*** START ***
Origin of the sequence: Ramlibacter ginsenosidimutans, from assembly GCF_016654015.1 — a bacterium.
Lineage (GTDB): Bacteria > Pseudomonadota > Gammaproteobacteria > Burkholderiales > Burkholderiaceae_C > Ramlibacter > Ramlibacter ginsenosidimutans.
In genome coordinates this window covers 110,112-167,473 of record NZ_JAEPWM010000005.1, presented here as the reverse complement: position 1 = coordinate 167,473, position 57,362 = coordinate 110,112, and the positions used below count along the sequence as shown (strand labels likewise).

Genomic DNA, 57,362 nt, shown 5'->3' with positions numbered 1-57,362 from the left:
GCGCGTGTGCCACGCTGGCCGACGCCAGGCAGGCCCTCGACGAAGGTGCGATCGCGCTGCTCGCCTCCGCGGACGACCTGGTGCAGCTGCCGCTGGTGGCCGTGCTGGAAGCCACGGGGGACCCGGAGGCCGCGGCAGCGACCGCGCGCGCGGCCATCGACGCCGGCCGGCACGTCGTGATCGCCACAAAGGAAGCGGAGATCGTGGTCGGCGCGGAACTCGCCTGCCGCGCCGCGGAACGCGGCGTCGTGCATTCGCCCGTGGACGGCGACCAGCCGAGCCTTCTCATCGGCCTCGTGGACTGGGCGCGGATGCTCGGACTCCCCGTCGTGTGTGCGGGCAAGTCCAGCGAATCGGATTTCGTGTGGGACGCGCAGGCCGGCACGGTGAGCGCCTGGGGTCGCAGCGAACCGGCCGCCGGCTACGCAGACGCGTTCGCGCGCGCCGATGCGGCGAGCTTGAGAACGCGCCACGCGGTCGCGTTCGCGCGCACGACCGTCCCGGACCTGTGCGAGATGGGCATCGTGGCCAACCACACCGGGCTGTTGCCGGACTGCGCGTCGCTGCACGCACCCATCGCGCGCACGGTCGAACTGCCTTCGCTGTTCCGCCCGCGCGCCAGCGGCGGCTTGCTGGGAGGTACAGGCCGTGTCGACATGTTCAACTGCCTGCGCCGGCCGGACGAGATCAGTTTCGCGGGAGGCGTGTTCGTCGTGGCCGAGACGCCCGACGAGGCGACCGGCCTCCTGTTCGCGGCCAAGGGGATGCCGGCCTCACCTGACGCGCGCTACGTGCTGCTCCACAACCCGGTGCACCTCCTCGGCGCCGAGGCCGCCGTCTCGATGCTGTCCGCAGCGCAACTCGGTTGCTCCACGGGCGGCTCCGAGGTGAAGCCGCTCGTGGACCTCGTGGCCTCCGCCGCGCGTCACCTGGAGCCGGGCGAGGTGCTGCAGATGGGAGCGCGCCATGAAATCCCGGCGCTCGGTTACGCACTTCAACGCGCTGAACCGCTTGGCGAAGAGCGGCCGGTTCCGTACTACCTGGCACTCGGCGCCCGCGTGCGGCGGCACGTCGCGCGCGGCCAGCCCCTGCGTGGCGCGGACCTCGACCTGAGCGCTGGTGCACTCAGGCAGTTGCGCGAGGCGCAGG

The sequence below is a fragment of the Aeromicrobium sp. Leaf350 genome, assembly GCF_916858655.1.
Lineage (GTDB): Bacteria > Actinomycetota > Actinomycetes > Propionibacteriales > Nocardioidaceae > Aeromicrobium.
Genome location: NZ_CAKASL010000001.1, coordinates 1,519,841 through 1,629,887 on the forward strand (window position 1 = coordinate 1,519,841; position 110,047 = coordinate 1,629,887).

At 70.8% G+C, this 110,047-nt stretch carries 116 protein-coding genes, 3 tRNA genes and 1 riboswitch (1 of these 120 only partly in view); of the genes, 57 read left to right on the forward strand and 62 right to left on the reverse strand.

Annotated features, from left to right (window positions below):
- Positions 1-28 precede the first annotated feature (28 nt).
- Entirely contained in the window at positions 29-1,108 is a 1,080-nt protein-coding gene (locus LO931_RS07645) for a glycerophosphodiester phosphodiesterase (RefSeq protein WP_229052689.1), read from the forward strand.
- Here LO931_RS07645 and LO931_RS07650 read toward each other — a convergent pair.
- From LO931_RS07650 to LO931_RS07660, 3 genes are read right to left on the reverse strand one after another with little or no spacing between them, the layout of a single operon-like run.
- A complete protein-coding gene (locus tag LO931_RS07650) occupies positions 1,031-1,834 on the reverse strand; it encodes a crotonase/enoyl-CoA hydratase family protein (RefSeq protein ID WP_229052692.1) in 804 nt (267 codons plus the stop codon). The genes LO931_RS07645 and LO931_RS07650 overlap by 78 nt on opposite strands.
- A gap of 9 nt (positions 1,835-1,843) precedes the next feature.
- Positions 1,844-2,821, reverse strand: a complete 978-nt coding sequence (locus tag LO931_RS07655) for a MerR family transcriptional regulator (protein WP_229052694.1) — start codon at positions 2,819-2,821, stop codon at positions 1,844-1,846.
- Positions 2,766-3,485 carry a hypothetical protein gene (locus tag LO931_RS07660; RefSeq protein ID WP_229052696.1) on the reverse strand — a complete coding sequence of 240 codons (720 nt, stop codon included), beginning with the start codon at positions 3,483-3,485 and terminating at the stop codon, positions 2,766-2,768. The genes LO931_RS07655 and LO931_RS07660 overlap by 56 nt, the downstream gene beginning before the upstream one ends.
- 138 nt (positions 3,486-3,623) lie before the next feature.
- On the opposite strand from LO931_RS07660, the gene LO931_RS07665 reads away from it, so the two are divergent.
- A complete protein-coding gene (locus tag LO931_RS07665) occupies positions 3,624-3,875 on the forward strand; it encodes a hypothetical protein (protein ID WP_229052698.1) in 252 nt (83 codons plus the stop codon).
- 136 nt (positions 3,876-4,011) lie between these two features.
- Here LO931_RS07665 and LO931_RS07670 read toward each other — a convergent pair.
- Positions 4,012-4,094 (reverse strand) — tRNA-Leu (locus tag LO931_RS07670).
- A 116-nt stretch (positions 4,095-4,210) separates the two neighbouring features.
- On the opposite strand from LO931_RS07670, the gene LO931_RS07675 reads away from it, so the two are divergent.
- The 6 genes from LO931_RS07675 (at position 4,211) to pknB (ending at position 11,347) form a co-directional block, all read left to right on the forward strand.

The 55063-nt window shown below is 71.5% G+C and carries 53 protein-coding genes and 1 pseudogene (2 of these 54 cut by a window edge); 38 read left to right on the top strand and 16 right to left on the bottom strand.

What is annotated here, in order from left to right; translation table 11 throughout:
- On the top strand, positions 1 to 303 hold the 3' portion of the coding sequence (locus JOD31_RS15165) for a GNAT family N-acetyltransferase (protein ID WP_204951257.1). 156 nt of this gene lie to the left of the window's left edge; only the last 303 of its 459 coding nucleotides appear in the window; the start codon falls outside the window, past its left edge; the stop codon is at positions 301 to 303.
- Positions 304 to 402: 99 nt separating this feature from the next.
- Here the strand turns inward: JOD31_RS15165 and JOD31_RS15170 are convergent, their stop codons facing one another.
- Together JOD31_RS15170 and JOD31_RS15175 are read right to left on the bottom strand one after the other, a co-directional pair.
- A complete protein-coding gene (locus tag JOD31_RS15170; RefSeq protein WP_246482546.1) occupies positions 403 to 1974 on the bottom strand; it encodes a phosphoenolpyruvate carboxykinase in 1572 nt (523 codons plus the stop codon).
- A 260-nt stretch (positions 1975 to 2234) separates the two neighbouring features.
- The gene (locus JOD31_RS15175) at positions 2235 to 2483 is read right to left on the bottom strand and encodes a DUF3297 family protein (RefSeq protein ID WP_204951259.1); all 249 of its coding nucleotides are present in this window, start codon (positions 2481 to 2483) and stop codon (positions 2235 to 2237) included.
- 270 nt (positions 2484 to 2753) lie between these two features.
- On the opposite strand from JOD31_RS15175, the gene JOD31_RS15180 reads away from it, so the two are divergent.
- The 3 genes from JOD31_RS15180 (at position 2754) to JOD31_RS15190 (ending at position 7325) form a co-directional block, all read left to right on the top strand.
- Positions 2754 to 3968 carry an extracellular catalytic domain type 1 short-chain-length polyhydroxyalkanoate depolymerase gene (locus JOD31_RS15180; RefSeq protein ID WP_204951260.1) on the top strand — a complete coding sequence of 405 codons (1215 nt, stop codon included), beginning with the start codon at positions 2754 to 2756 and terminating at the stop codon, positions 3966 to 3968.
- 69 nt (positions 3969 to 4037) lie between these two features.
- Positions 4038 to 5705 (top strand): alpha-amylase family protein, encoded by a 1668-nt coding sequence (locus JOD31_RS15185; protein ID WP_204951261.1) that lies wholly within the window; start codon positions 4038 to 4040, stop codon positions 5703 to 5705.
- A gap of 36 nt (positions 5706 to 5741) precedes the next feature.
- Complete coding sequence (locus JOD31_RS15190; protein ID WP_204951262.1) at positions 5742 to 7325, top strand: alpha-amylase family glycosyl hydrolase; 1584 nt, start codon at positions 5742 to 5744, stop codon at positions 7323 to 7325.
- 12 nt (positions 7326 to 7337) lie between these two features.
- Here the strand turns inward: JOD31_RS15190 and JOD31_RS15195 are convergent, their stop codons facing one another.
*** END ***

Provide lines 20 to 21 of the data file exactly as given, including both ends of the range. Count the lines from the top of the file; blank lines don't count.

- On the opposite strand from LO931_RS07660, the gene LO931_RS07665 reads away from it, so the two are divergent.
- A complete protein-coding gene (locus tag LO931_RS07665) occupies positions 3,624-3,875 on the forward strand; it encodes a hypothetical protein (protein ID WP_229052698.1) in 252 nt (83 codons plus the stop codon).